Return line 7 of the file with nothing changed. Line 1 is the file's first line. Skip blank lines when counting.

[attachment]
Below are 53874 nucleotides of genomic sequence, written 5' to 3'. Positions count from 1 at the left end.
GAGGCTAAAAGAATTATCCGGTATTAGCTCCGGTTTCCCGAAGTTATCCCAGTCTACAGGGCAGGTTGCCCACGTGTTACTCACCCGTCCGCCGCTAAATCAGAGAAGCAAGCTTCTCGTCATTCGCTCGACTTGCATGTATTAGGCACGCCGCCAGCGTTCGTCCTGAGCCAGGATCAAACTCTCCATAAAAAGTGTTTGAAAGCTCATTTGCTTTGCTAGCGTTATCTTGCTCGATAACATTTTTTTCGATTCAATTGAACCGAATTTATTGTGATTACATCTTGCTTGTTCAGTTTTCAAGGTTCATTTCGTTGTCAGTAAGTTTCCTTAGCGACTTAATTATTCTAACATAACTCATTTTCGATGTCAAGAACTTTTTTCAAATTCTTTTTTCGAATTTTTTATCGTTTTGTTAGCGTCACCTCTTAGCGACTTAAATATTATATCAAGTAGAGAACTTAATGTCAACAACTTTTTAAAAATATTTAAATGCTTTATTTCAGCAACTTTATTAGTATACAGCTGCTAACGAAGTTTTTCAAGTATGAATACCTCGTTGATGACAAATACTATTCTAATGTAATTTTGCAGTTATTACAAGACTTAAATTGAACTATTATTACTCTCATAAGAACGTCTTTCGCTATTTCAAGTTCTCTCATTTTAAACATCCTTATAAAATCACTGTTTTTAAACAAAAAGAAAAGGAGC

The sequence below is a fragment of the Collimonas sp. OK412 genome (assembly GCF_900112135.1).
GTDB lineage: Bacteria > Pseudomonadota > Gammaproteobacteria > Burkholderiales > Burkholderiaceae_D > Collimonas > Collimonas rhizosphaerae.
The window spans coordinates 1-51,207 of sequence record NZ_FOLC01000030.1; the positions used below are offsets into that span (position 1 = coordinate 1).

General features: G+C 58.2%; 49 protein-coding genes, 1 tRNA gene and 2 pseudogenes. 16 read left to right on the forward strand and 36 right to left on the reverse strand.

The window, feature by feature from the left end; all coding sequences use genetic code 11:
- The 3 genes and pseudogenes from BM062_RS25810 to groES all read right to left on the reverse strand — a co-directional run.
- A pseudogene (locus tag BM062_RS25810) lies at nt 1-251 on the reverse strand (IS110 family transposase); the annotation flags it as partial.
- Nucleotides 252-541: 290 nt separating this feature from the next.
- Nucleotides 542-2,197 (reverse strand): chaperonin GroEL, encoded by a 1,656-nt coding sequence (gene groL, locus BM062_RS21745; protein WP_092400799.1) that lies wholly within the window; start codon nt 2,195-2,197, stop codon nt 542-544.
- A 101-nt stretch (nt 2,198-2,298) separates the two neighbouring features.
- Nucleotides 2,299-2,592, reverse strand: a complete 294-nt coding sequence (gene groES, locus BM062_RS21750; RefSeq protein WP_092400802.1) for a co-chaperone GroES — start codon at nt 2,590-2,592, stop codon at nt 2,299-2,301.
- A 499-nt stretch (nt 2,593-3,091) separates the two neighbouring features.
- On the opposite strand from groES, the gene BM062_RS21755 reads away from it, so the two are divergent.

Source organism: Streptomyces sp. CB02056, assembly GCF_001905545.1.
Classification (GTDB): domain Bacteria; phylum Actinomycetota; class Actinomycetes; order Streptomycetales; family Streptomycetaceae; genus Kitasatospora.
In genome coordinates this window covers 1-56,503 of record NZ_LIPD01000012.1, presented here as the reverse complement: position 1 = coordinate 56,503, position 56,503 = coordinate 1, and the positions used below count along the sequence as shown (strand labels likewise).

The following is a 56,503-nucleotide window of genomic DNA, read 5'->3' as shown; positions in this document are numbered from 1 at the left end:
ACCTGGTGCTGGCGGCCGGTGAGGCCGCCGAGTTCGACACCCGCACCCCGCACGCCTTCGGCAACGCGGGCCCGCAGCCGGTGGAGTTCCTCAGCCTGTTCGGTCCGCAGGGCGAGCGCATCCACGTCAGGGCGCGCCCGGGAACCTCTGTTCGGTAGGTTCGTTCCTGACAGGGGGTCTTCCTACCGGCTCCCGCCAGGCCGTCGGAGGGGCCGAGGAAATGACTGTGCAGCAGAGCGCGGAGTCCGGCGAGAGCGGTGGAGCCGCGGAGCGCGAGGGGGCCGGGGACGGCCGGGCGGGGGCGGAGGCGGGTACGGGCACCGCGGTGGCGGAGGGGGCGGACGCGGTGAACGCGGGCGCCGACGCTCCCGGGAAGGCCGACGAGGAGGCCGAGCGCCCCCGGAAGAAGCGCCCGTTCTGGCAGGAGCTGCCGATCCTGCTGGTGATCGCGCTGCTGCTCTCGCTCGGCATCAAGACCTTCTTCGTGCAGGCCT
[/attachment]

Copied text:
The window, feature by feature from the left end; all coding sequences use genetic code 11: